The space shuttle Endeavour landed at NASA's Dryden Flight Research Center in California on Thursday, after being carried atop a Boeing 747.
The Dryden Flight Research Center is located at Edwards Air Force Base in Mojave Desert, north of Los Angeles.
The Edwards Air Force Base was originally the main landing site for NASA's shuttle program, before the space agency built a landing facility for the orbiters at the Kennedy Space Center in Florida.
Edwards then became the main backup landing site for the shuttle program, in case of bad weather at Cape Canaveral.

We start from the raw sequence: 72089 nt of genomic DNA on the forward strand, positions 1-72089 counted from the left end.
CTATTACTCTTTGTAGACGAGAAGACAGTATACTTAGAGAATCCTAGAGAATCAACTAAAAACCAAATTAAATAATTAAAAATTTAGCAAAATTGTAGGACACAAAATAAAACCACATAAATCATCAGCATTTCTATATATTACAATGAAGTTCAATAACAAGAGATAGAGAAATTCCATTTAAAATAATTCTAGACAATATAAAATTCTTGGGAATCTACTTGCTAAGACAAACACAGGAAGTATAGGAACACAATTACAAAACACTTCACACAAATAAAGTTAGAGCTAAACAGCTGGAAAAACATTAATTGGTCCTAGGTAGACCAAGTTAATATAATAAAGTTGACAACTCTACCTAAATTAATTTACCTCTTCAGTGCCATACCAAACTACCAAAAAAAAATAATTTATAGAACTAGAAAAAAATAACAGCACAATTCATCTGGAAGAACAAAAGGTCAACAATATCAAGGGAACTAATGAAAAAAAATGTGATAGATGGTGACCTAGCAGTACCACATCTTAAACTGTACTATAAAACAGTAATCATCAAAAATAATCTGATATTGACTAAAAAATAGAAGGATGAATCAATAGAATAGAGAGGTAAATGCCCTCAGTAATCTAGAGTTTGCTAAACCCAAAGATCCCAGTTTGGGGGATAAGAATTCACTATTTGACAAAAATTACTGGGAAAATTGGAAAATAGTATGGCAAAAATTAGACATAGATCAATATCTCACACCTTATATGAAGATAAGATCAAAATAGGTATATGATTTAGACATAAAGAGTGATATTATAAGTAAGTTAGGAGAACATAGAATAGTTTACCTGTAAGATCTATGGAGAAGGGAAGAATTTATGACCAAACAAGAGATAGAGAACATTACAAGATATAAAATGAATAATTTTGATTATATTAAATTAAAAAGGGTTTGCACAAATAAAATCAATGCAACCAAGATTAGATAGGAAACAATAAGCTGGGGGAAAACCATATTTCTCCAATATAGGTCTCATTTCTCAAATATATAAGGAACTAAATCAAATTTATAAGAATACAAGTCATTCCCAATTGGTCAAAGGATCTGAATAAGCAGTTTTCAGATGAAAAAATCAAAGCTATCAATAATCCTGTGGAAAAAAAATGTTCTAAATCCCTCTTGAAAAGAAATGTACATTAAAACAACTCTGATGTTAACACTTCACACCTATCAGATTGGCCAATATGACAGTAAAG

Endeavour is scheduled to take off again for its final ferry flight to Los Angeles International Airport on Friday (September 21).
The spacecraft will then undergo preparations to be moved 12 miles (19km) through city streets from the airport to its permanent home at the California Science Center in downtown Los Angeles. This is where the shuttle will be put on public display starting on the 30th of October.
Endeavour has flown 25 missions in space and logged nearly 123 million miles (198 million km) in flight during 4,671 orbits.
It was added to the shuttle fleet after the shuttle Challenger was destroyed by an accidental explosion that killed seven astronauts in 1986.